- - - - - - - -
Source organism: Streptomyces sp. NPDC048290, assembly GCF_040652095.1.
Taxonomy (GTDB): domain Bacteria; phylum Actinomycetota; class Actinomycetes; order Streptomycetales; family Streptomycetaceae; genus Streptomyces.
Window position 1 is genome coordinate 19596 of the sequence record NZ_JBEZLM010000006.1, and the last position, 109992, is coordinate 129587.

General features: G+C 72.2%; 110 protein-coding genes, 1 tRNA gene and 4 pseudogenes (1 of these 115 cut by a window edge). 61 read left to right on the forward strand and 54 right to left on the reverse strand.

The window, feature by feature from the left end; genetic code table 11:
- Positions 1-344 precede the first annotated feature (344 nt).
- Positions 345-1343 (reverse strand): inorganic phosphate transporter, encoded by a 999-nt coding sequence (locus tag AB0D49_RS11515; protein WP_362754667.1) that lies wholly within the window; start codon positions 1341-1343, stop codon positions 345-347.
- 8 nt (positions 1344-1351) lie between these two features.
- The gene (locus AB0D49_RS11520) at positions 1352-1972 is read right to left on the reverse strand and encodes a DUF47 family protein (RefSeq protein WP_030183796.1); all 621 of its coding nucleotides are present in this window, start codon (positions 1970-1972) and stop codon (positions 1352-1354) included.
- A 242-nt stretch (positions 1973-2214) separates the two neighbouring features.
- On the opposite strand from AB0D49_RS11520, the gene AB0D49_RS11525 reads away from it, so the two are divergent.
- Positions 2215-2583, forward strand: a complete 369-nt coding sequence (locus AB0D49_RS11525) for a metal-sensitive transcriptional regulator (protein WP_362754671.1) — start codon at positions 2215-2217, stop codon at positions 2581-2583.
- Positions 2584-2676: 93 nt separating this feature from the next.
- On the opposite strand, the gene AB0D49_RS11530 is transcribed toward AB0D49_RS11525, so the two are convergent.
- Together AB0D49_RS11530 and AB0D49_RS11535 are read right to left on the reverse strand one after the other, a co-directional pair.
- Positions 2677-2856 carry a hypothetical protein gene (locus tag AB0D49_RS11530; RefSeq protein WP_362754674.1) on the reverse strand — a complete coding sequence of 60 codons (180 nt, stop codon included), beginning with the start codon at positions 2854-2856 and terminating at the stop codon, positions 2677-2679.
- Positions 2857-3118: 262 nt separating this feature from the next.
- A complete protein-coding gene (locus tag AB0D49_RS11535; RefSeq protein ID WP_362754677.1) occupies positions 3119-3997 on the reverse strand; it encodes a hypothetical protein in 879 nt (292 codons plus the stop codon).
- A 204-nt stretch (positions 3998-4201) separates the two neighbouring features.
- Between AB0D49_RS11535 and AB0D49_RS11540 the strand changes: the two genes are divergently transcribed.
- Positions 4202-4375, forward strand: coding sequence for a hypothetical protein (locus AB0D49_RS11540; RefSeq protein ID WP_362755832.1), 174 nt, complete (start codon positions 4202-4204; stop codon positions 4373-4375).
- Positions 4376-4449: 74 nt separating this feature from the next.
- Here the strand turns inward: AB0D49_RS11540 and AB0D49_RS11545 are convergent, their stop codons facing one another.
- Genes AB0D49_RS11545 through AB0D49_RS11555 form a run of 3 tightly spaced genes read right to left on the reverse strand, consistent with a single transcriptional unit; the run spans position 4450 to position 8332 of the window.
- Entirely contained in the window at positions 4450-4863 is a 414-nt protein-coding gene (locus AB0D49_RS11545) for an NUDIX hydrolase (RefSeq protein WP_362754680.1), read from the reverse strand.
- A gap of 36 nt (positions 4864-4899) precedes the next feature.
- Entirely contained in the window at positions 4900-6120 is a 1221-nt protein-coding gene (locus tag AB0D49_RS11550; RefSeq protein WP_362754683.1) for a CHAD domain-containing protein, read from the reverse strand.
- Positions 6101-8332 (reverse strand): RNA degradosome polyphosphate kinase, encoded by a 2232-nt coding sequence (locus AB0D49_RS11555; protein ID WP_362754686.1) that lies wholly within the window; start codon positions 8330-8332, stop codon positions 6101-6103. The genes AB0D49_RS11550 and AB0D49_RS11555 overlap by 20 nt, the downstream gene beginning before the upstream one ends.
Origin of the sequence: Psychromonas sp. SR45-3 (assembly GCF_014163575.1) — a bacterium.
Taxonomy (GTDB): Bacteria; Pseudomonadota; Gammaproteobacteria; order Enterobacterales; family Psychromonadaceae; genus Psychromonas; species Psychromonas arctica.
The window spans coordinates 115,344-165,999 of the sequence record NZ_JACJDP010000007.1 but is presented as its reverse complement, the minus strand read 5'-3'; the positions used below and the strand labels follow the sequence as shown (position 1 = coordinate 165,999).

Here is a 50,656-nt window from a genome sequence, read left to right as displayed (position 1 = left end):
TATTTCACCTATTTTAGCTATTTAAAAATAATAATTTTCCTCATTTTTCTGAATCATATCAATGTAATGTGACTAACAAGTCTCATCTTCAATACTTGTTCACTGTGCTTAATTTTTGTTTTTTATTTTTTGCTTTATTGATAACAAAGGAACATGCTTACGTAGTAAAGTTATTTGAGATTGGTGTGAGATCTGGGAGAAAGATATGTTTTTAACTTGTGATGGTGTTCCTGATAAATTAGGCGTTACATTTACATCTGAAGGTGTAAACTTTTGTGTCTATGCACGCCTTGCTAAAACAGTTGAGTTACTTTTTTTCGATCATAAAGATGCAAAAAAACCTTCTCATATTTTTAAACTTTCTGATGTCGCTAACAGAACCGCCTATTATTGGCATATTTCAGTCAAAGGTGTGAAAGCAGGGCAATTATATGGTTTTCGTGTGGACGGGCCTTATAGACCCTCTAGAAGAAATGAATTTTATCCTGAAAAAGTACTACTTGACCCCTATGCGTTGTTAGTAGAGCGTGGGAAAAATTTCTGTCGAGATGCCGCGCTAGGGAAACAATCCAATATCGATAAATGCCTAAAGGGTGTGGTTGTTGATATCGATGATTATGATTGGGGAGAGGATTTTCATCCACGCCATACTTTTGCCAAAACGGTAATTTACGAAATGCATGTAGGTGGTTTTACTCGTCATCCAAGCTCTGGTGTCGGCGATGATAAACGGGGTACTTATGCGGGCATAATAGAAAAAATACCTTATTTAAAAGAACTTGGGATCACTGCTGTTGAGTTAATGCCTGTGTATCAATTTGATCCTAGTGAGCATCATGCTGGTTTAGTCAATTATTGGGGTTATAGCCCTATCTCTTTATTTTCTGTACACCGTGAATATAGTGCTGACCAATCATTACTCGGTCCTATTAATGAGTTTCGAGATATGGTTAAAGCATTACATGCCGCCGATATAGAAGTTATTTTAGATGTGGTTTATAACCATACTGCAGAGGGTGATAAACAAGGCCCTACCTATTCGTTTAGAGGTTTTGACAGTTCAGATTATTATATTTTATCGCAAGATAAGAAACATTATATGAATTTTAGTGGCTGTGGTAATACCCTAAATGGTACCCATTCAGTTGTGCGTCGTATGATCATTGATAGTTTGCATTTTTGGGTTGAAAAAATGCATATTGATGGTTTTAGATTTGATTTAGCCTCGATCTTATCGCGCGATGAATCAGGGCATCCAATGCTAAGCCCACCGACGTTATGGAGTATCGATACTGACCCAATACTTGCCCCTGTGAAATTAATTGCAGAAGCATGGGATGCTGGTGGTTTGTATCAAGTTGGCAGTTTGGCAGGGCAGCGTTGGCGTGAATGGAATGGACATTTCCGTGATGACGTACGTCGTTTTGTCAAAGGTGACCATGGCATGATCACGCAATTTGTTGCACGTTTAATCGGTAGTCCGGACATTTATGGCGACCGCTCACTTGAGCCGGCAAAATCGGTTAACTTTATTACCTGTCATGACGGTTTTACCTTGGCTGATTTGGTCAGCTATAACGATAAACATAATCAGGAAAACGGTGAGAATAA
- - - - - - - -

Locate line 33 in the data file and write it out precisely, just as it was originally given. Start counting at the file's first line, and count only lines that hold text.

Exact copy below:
TATTTCACCTATTTTAGCTATTTAAAAATAATAATTTTCCTCATTTTTCTGAATCATATCAATGTAATGTGACTAACAAGTCTCATCTTCAATACTTGTTCACTGTGCTTAATTTTTGTTTTTTATTTTTTGCTTTATTGATAACAAAGGAACATGCTTACGTAGTAAAGTTATTTGAGATTGGTGTGAGATCTGGGAGAAAGATATGTTTTTAACTTGTGATGGTGTTCCTGATAAATTAGGCGTTACATTTACATCTGAAGGTGTAAACTTTTGTGTCTATGCACGCCTTGCTAAAACAGTTGAGTTACTTTTTTTCGATCATAAAGATGCAAAAAAACCTTCTCATATTTTTAAACTTTCTGATGTCGCTAACAGAACCGCCTATTATTGGCATATTTCAGTCAAAGGTGTGAAAGCAGGGCAATTATATGGTTTTCGTGTGGACGGGCCTTATAGACCCTCTAGAAGAAATGAATTTTATCCTGAAAAAGTACTACTTGACCCCTATGCGTTGTTAGTAGAGCGTGGGAAAAATTTCTGTCGAGATGCCGCGCTAGGGAAACAATCCAATATCGATAAATGCCTAAAGGGTGTGGTTGTTGATATCGATGATTATGATTGGGGAGAGGATTTTCATCCACGCCATACTTTTGCCAAAACGGTAATTTACGAAATGCATGTAGGTGGTTTTACTCGTCATCCAAGCTCTGGTGTCGGCGATGATAAACGGGGTACTTATGCGGGCATAATAGAAAAAATACCTTATTTAAAAGAACTTGGGATCACTGCTGTTGAGTTAATGCCTGTGTATCAATTTGATCCTAGTGAGCATCATGCTGGTTTAGTCAATTATTGGGGTTATAGCCCTATCTCTTTATTTTCTGTACACCGTGAATATAGTGCTGACCAATCATTACTCGGTCCTATTAATGAGTTTCGAGATATGGTTAAAGCATTACATGCCGCCGATATAGAAGTTATTTTAGATGTGGTTTATAACCATACTGCAGAGGGTGATAAACAAGGCCCTACCTATTCGTTTAGAGGTTTTGACAGTTCAGATTATTATATTTTATCGCAAGATAAGAAACATTATATGAATTTTAGTGGCTGTGGTAATACCCTAAATGGTACCCATTCAGTTGTGCGTCGTATGATCATTGATAGTTTGCATTTTTGGGTTGAAAAAATGCATATTGATGGTTTTAGATTTGATTTAGCCTCGATCTTATCGCGCGATGAATCAGGGCATCCAATGCTAAGCCCACCGACGTTATGGAGTATCGATACTGACCCAATACTTGCCCCTGTGAAATTAATTGCAGAAGCATGGGATGCTGGTGGTTTGTATCAAGTTGGCAGTTTGGCAGGGCAGCGTTGGCGTGAATGGAATGGACATTTCCGTGATGACGTACGTCGTTTTGTCAAAGGTGACCATGGCATGATCACGCAATTTGTTGCACGTTTAATCGGTAGTCCGGACATTTATGGCGACCGCTCACTTGAGCCGGCAAAATCGGTTAACTTTATTACCTGTCATGACGGTTTTACCTTGGCTGATTTGGTCAGCTATAACGATAAACATAATCAGGAAAACGGTGAGAATAA